Engaging Minds, Transforming Lives


Classics Program


Fall 2015

  • Hal Haskell, Professor and Chair of the Classics Program, presented an invited paper in September in Glasgow at the annual meeting of the European Association of Archaeologists. His paper, on ancient transport pottery ca. 1600-1150 BCE, was part of a session concerned with early maritime transport containers.

  • Prof. Haskell joined Classics faculty from throughout the United States to prepare for the upper level Sunoikisis Plato course, under the guidance of Prof. Hakan Tell of Dartmouth College.  For more, see Dartmouth’s write-up of this program.

  • Profs. Howe and Haskell are coordinating a new Paideia theme, Presence of the Past (see YouTube video). The presence of the past is inevitable in any culture or in any individual. You either control the past in shaping your identity, or it controls you. We consider cultures that, through subsequent stealing, borrowing, conquest, survival, translation, exchange, or imitation have furnished other cultures or individuals with critical parts of their identities.

  • SU will be offering an innovative course in 2016 on Euripides, involving Classics scholars and students from around the country. This follows on the heels of last spring’s very successful Odyssey course (Odyssey course; see SU students work with Homeric scholars and students (21:14) across the country). More….

Fall 2014

  • Prof. Hal Haskell presented a refereed paper at the NARNIA Conference on Cyprus in September 2014, on interdisciplinary approaches to the study of ancient pottery. More…. 

Spring 2014

  • Sunoikisis was featured in Athens by Hal Haskell at the “Learning Differences and Innovation Summit” (video [start at 1.34.10]). Haskell also led a 10 hour “Institute” centered on SU’s Paideia program.

  • In late May, Dr. Hal Haskell visited the Bayerische Staatsbibliothek in Munich to gain access to a very rare publication, C. Doumet-Serhal (ed.), Networking patterns of the Bronze and Iron Age Levant: the Lebanon and its Mediterranean Connections. The Bayerische Staatsbibliothek has one of the only copies. One article is of particular interest, as it reports on a pottery sherd in the eastern Mediterranean with Linear B (early Greek), and if verified would be a unique find.

  • Dr. Hal Haskell’s article “Elite Economic Relationships between Crete and Thebes in the Late Bronze Age” has been accepted for publication in Minos, a leading international journal of Minoan, Mycenaean and Cypriote studies. The results of Dr. Haskell’s work with pottery supplement evidence based up to this point primarily on palaeographic (Linear B) evidence.

  • Thomas Howe, professor of art history, was the lead presenter at a lecture titled “The Rebirth of a Roman Luxury Resort: Recent Archaeological Discoveries at The Seaside Villas at Stabia” that was held at the Franklin Institute in Philadelphia April 8. The lecture was held in conjunction with the institute’s exhibit titled “One Day in Pompeii,” which runs through April 27. Read more here.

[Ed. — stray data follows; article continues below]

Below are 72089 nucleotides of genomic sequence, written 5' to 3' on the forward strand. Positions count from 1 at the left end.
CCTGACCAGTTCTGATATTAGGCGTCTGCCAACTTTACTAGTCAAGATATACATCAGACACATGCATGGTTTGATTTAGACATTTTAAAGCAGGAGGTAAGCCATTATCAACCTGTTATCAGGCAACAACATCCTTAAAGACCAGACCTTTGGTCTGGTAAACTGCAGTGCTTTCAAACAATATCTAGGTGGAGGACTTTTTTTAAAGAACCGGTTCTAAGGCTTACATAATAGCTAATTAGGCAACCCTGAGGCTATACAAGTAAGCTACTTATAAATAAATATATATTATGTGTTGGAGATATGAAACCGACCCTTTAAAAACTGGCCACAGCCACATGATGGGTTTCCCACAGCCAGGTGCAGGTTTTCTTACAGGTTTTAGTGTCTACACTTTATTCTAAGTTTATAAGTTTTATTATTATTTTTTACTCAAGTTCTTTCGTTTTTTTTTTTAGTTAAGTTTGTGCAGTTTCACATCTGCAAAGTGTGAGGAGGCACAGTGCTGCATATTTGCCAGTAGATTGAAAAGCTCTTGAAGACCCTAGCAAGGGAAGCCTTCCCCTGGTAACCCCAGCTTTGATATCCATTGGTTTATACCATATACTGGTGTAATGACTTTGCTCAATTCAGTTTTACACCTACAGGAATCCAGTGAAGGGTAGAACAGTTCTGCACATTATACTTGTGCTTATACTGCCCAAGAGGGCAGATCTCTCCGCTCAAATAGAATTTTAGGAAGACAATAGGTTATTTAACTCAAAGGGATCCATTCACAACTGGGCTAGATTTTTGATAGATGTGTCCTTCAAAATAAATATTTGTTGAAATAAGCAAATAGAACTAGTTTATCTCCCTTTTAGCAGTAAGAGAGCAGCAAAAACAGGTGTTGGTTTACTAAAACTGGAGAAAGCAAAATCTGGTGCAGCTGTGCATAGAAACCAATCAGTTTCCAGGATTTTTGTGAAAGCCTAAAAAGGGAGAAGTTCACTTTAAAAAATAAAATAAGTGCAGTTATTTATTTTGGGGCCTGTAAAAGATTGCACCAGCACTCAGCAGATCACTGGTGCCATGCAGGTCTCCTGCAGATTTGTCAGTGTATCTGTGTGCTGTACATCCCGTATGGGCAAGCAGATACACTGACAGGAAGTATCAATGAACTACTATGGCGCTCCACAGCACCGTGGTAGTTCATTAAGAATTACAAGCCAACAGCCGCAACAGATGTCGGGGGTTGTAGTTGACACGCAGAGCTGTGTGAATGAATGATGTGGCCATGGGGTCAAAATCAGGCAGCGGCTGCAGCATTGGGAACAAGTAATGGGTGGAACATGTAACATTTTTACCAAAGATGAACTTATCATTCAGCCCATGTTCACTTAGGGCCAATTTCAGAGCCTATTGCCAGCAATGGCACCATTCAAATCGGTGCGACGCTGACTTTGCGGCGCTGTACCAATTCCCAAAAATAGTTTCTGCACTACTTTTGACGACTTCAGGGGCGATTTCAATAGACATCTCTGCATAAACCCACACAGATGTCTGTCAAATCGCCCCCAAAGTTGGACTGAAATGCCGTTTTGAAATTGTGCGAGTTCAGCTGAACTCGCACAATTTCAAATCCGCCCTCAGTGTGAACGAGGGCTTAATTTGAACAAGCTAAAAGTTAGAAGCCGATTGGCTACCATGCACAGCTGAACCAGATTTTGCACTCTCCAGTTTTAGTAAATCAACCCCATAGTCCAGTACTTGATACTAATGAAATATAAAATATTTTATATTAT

• Dr. Benjamin Hicks presented a paper at the annual meeting of the Classical Association of the Middle-West and South in Waco, Texas.  This paper examined Horace’s parody of Odysseus’ consultation with Teiresias in the underworld (Od. 9) in Satire 2.5.  In particular, Horace draws on philosophical uses of Odysseus through intertextuality to satirize the Stoics.

  • College Year in Athens (CYA), the premier US undergraduate program in Greece, sponsored an invited lecture by Hal Haskell, Prof. of Classics, titled “Meandering Through Late Minoan III Crete, Proust, Pottery, and Palaces.” The lecture was structured around the theme of Dr. Haskell’s SU Paideia theme, “The Intersection between the Arts and Sciences” and was held at CYA’s academic center near the Panathenaic Stadium.

  • In March, Dr. Hal Haskell served as an invited member of the Fulbright Foundation – Greece Selection Committee for the 2014 Greek Graduate Scholarship Program in the Humanities and Social Sciences. The Foundation provides support the brightest young Greek scholars to study in the US so that they can return to Greece with fresh expertise. Dr. Haskell was an American Fulbright Senior Scholar in Greece in 1994.

  • Dr. Benjamin Hicks presented a paper at the annual meeting of the American Philological Association in Chicago, Illinois, in January.  The paper explored Horace’s much loved Satire 2.6 in which he introduces Aesop’s fable of the city and the country mouse as a satiric meditation on the Epicurean rational calculus of pleasure and pain.

Fall 2013

  • In December, 2013, Dr. Hal Haskell presented a refereed paper at the 3rd “Archaeological Work in Crete” conference, held in Rhethymnon, Crete. The conference was held under the auspices of the University of Crete, and the Ephorates of Prehistoric and Classical Antiquities and of Byzantine Antiquites (Rhethymnon). The papers will be published in both digital and paper format.

  • Dr. Thomas Howe, Professor of Art History, spoke at the CyArk 500 Challenge, October 20-22 2013, at the Tower of London. He spoke on cultural heritage, around the topic The Benefits: Beyond Documentation. See a video of on the digital preservation of Stabia.

  • In October, Dr. Hal Haskell attended a conference in Belgium, “How long is a century? Late Minoan IIIB pottery: Relative chronology and regional differences,” at the Université catholique de Louvain (Louvain-la-Neuve). He was asked to make a short presentation “Literacy on LM IIIB Crete,” based on his work with Linear B (early Greek) inscribed pottery.